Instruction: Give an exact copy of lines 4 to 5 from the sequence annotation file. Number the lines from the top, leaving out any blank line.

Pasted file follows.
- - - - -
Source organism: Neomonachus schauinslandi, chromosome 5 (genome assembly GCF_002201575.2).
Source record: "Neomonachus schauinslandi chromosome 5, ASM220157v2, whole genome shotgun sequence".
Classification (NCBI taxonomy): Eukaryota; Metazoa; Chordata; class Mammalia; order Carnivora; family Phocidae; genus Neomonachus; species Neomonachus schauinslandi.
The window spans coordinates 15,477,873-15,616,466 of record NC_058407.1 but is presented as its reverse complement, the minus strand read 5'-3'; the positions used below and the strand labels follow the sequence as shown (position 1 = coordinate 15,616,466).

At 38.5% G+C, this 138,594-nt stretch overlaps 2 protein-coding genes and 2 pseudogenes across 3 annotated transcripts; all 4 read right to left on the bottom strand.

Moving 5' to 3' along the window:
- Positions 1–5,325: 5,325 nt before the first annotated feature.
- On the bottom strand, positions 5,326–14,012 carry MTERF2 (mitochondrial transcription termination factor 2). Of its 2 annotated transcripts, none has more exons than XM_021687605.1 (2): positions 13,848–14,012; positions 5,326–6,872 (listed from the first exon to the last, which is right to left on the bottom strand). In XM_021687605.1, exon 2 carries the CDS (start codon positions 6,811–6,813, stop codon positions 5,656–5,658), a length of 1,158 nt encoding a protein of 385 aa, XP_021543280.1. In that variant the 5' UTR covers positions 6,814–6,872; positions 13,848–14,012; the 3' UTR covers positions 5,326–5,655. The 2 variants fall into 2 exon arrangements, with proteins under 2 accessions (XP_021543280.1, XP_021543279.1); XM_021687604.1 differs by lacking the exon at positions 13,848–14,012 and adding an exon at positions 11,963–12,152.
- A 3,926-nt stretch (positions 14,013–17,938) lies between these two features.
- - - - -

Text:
The window spans coordinates 15,477,873-15,616,466 of record NC_058407.1 but is presented as its reverse complement, the minus strand read 5'-3'; the positions used below and the strand labels follow the sequence as shown (position 1 = coordinate 15,616,466).

At 38.5% G+C, this 138,594-nt stretch overlaps 2 protein-coding genes and 2 pseudogenes across 3 annotated transcripts; all 4 read right to left on the bottom strand.